Solano celebrates first official Earth Day on campus
Green is the name of the game. On April 18, Solano Community College hosted the first official Earth Day on campus, bringing in organizations such as the Solano County Land Trust, Shooting Star farm and Potrero Hills Landfill.
The Japanese Art and Culture Club held a “garage” sale in which members of the club brought in miscellaneous items to sell as fundraising for the club.
“A garage sale is a good way to reuse and recycle stuff that might end up in a landfill,” said club treasurer Angelica Cabanlit.
The Master Gardeners of Solano County had a booth in which members spoke to the public about gardening concerns, everything from growing plants to pest control.
“The emphasis is on educating and passing on information,” said member Teresa Lavell.
When asked about what one should do when faced with a barrage of bugs in the garden Lavell was ready with an answer.
“The majority of bugs in the yard are either benign or beneficial,” Lavell said.
Lavell relayed that before individuals go pesticide happy and spray down their garden, they should consult the local Master Gardeners hotline at (707) 784-1322 or email firstname.lastname@example.org.
Sandra Diehl from the adaptive horticulture department handed out free sunflower plants to attendees. The sunflowers were grown in biodegradable containers made out of newspaper.
The Solano County Parks and Recreation department had ranger Chris Drake on hand to inform inquisitive visitors of opportunities available at local parks like Lynch Canyon and Rockville Park. Drake spoke of his life as a ranger and the enjoyment he finds in his career.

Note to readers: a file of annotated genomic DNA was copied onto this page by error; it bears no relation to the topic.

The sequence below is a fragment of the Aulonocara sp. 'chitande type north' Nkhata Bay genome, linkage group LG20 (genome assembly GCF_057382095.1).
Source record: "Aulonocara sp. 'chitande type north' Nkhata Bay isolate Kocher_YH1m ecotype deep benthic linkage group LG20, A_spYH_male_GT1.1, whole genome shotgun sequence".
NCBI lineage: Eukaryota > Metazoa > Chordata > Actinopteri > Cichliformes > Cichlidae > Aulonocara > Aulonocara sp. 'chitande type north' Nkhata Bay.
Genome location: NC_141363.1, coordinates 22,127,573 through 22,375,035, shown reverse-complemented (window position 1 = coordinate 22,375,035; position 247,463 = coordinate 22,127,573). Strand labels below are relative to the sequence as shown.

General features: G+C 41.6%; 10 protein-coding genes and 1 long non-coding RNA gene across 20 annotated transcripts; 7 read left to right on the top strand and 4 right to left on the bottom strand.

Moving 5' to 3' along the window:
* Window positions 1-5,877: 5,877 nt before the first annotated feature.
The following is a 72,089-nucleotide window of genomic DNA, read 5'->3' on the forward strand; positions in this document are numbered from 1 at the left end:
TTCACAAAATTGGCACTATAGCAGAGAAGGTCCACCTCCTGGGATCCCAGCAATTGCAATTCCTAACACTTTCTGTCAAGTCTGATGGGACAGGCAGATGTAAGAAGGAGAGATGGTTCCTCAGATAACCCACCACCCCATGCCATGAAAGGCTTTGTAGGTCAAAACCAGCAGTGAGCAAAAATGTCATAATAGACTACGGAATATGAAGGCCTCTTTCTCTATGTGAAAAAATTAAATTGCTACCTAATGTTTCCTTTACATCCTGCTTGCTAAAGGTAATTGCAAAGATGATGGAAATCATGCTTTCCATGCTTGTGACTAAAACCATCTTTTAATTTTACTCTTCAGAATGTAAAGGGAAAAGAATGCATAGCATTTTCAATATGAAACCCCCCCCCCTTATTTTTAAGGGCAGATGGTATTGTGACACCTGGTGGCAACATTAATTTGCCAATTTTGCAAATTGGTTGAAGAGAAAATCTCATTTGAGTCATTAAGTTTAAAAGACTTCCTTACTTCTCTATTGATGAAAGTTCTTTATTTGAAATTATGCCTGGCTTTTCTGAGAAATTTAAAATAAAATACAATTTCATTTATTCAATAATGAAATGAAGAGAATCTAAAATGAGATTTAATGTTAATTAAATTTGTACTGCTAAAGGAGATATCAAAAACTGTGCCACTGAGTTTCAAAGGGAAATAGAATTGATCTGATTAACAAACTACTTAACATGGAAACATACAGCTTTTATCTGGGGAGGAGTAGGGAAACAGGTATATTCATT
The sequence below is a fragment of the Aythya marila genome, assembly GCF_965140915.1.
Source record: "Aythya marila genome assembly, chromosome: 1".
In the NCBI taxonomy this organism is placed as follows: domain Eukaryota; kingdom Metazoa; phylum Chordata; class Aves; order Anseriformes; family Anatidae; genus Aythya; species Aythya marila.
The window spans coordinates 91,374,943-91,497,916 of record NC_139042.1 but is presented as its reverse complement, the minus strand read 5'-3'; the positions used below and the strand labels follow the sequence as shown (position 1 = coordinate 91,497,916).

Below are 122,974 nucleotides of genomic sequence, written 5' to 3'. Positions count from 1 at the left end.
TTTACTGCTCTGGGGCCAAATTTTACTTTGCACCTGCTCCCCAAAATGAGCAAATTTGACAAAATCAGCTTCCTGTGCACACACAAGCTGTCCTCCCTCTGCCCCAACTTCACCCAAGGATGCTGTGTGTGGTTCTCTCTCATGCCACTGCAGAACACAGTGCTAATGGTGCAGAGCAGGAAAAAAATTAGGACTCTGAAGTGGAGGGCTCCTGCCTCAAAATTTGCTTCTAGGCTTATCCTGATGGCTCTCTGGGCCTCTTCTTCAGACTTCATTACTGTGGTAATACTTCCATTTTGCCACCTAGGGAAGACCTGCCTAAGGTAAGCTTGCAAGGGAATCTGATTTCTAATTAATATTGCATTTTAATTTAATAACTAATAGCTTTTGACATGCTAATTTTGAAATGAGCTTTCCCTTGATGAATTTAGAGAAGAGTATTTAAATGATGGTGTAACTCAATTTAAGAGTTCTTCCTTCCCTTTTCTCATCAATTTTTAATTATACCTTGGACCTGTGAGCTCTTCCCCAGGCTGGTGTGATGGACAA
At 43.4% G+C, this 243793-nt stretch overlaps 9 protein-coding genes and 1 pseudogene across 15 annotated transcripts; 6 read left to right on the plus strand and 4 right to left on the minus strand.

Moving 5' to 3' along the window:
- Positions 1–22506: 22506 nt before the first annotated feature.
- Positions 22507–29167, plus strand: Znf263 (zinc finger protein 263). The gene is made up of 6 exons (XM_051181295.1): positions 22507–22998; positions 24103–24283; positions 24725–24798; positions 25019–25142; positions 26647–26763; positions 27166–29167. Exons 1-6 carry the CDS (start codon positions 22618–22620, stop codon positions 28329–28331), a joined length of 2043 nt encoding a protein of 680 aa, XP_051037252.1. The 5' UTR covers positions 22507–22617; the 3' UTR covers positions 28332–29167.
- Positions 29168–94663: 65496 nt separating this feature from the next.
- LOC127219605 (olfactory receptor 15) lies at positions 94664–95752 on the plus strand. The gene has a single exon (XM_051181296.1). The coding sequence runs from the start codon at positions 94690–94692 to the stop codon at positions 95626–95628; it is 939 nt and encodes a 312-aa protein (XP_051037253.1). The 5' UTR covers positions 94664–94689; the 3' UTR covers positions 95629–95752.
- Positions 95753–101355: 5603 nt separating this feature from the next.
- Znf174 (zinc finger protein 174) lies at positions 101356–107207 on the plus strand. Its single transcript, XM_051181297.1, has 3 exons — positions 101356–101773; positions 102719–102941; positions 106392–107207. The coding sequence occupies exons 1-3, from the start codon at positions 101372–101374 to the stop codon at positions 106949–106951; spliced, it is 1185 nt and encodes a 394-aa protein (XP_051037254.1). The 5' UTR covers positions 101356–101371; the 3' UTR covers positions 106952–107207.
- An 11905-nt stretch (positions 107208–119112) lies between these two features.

Inside the 1400 building volunteers provided a taste test where individuals were presented with four unmarked cups of water and choose their favorite one. After making a choice it was revealed that Arrowhead, Crystal Geyser, Brita, and tap water were in the cups. The taste test provided the public a chance to clearly define the differences between spring water, filtered water, and water straight from the tap.
Professor Marc Lancet brought his “found art” project to the event with student displays made from scraps of metal, wood, and other found objects. One mannequin sported a bikini made entirely out of safety pins and another display showed an animal figurine holding a hand of burnt cards with melted candle wax dripped over them.
Betsy Julian, the dean of sciences, brought laptops inside for individuals to check their carbon footprint and discover ways to reduce emissions in the environment.
The recycling club on campus brought bins for individuals to spray paint and co-founders Joseph Zapantis and Alexander Miller manned an information table while Zapantis prepared all natural Greek doughnuts, known as loukoumades.
“We are planning to continue and make this a tradition” said Diehl, when asked about the possibilty of the event returning to campus next year.